This information was updated on 18th June, 2017 Ellen Kent has announced a new spectacular interpretation of Verdi’s classic opera Aida with international soloists, chorus and full orchestra. Aida will star French Soprano Olga Perrier as Aida and Liza Kadeinik, the celebrated mezzo from the Romanian National Opera as Amneris. Aida, the grandest of all Ellen Kent’s operas, returns in Autumn 2016 to the UK … Read more
This information was updated on 18th June, 2017 Opera and Ballet International will present a UK tour of Ellen Kent’s production of Puccini’s La Boheme. La Boheme will feature international soloists, chorus and a full orchestra in this new staging of this popular opera. La Boheme is one of the most romantic operas ever written. It tells the tragic tale of the doomed, consumptive Mimi … Read more
And so to the culmination of the contemporary opera section of the Grimeborn Festival, a double-bill in the form of Peter Maxwell Davies’ The Medium and The Wanton Sublime, a new work by Tarik O’Regan, to a libretto by Anna Rabinowitz. Robert Shaw directed both operas and the Orpheus Sinfonia conducted by Andrew Griffiths accompanied the second half. The house was sold-out in anticipation of an evening of musicianship of high quality – an expectation that was by-and-large fulfilled.
Not everything in Grimeborn can work and while the commitment of all concerned deserves recognition, this adaptation cannot be considered wholly successful. As a better test of its worth though, I do hope further performances can be arranged with a full ensemble of strings, woodwind and brass. If all the main lines are present, the core of this delicate work can still generate the right kind of silvery shimmer.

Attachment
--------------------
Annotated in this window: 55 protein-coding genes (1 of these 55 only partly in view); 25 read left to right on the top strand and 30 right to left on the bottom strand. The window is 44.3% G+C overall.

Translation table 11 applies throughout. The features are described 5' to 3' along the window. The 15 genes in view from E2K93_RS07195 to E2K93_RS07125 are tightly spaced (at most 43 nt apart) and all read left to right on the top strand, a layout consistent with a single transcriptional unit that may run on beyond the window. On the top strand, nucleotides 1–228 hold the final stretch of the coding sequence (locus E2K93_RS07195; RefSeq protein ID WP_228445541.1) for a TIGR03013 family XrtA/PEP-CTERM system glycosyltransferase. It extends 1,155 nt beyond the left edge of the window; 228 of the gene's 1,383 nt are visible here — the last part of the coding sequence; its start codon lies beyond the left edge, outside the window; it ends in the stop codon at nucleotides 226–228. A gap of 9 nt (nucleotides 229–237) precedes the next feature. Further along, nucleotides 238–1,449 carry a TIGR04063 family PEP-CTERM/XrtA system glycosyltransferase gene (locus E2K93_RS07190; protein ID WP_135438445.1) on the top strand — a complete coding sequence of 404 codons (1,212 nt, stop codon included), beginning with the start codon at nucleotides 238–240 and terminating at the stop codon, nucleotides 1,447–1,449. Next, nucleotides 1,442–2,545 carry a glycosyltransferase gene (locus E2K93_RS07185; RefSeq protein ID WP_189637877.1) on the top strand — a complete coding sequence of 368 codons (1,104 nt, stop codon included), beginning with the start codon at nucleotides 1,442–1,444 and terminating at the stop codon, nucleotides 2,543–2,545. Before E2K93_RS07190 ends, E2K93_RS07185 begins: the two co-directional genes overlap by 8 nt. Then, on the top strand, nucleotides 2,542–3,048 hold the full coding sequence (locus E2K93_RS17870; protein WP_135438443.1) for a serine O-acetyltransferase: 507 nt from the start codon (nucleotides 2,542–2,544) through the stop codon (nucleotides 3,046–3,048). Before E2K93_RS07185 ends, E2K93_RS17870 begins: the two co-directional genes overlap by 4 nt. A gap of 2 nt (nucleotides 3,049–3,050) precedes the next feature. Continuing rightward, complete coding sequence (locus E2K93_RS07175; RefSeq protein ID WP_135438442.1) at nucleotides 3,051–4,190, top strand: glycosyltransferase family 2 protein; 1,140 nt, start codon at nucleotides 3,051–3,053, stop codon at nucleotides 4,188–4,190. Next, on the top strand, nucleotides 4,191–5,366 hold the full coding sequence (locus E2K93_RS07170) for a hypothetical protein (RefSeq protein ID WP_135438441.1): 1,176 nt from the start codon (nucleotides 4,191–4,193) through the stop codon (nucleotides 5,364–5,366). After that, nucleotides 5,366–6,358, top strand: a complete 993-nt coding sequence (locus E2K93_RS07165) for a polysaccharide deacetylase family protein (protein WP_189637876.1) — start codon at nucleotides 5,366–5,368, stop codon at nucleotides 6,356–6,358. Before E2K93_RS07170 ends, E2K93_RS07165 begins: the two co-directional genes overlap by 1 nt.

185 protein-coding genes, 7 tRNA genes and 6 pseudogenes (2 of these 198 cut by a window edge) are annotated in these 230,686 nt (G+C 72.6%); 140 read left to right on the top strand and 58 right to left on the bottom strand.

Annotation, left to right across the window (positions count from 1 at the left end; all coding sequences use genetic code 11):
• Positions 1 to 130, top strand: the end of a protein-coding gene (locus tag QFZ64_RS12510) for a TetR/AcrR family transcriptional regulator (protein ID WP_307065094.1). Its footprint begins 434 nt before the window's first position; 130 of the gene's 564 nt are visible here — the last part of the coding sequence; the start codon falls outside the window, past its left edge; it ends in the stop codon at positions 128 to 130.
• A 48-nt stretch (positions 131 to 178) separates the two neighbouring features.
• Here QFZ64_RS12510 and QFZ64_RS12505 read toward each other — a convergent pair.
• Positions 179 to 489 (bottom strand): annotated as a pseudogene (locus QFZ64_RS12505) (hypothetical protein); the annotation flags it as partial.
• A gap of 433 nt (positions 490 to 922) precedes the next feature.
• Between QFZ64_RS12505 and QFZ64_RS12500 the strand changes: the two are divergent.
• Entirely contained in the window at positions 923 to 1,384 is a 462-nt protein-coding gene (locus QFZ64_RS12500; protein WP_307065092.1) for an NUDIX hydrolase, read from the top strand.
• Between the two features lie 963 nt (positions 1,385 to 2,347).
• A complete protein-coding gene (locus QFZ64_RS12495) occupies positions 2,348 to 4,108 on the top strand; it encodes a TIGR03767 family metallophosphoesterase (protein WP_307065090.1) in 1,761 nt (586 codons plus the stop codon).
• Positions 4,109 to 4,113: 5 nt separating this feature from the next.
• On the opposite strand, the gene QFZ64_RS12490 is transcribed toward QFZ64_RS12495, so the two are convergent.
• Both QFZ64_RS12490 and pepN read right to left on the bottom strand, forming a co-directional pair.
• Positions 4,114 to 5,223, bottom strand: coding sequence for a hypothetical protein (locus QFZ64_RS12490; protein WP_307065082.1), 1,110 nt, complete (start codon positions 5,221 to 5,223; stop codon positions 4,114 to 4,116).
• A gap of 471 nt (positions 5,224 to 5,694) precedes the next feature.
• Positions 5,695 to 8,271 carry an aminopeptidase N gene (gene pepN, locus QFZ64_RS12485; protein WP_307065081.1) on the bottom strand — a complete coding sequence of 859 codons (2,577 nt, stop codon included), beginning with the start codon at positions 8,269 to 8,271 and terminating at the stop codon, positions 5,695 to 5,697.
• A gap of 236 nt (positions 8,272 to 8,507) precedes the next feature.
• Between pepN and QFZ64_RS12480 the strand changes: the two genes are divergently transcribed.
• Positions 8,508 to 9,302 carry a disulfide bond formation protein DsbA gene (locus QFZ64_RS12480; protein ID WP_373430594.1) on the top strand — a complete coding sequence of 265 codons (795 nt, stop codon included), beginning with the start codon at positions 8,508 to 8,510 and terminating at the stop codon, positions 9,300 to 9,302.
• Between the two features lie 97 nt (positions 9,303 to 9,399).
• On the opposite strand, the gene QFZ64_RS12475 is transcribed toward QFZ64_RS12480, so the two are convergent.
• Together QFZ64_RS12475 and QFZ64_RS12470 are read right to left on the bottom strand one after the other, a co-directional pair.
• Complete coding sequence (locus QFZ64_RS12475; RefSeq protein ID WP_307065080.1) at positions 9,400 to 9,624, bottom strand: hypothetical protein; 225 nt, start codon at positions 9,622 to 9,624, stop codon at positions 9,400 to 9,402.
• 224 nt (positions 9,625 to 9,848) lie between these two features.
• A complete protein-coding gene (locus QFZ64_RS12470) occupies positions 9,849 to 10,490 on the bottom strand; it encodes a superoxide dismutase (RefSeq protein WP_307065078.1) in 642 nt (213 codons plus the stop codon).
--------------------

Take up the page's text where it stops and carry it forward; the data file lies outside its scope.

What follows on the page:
After Monty Python and Blackadder it is not really possible to present this type of opera in full cross-gartered fustian without an ironic angle; so much better in many ways, therefore, to take it out of time and re-present it in another period altogether, or in contemporary dress – as here – where in effect it becomes The Merry Chavs of Windsor. The result is one of the best vindications of the Grimeborn ethos in the current season and a wonderful refutation of the Coward quote at the head of this review.
The evening as a whole provided a superbly invigorating beginning to the Grimeborn Festival at the Arcola. We were given new insights into an old work that made it seem much less forbidding and more accessible than usual; and in the second half the joyous, madcap side to the life of the clown and the circus was given full rein in a new one. Tradition and its subversion, the two governing tenets of Grimeborn, were in in this instance in perfect balance.
So in sum, the production did achieve exactly what Grimeborn sets out to do each year. It knocked old layers of varnish off an old favourite and found a new and convincingly thought-through scenario in which to relocate it. Director Lewis Reynolds has a lot of experience in presenting opera at the King’s Head Theatre, which made him a very good choice to achieve fine results here. This was a truly committed, full-on team effort: and in this opera nothing else will deliver the goods.